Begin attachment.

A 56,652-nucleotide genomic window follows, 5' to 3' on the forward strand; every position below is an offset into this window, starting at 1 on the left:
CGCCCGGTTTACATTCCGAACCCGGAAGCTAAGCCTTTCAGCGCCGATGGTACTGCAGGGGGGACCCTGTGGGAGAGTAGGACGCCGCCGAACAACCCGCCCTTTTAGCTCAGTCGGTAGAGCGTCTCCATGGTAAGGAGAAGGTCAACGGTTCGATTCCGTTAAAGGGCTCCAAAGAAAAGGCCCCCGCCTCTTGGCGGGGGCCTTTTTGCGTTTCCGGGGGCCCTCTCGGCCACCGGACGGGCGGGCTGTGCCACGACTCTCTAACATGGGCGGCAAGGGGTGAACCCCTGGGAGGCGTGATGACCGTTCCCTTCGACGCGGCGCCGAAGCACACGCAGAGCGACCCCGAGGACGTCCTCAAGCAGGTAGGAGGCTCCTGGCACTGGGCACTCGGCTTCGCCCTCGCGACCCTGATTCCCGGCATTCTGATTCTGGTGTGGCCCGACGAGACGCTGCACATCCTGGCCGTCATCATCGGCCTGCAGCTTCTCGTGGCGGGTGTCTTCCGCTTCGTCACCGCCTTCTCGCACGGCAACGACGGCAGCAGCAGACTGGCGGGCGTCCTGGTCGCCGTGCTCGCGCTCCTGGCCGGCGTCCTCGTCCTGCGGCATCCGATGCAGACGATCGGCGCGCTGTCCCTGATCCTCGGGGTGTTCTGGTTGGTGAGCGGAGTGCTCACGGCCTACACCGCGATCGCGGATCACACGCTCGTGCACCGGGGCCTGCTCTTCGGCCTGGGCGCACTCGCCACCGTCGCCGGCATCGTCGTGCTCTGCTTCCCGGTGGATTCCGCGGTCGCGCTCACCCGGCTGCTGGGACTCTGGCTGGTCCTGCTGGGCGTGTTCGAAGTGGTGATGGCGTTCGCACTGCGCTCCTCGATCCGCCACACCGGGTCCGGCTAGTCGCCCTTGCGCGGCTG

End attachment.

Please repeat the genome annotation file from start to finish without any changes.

A 56,652-nucleotide genomic window follows, 5' to 3' on the forward strand; every position below is an offset into this window, starting at 1 on the left:
CGCCCGGTTTACATTCCGAACCCGGAAGCTAAGCCTTTCAGCGCCGATGGTACTGCAGGGGGGACCCTGTGGGAGAGTAGGACGCCGCCGAACAACCCGCCCTTTTAGCTCAGTCGGTAGAGCGTCTCCATGGTAAGGAGAAGGTCAACGGTTCGATTCCGTTAAAGGGCTCCAAAGAAAAGGCCCCCGCCTCTTGGCGGGGGCCTTTTTGCGTTTCCGGGGGCCCTCTCGGCCACCGGACGGGCGGGCTGTGCCACGACTCTCTAACATGGGCGGCAAGGGGTGAACCCCTGGGAGGCGTGATGACCGTTCCCTTCGACGCGGCGCCGAAGCACACGCAGAGCGACCCCGAGGACGTCCTCAAGCAGGTAGGAGGCTCCTGGCACTGGGCACTCGGCTTCGCCCTCGCGACCCTGATTCCCGGCATTCTGATTCTGGTGTGGCCCGACGAGACGCTGCACATCCTGGCCGTCATCATCGGCCTGCAGCTTCTCGTGGCGGGTGTCTTCCGCTTCGTCACCGCCTTCTCGCACGGCAACGACGGCAGCAGCAGACTGGCGGGCGTCCTGGTCGCCGTGCTCGCGCTCCTGGCCGGCGTCCTCGTCCTGCGGCATCCGATGCAGACGATCGGCGCGCTGTCCCTGATCCTCGGGGTGTTCTGGTTGGTGAGCGGAGTGCTCACGGCCTACACCGCGATCGCGGATCACACGCTCGTGCACCGGGGCCTGCTCTTCGGCCTGGGCGCACTCGCCACCGTCGCCGGCATCGTCGTGCTCTGCTTCCCGGTGGATTCCGCGGTCGCGCTCACCCGGCTGCTGGGACTCTGGCTGGTCCTGCTGGGCGTGTTCGAAGTGGTGATGGCGTTCGCACTGCGCTCCTCGATCCGCCACACCGGGTCCGGCTAGTCGCCCTTGCGCGGCTG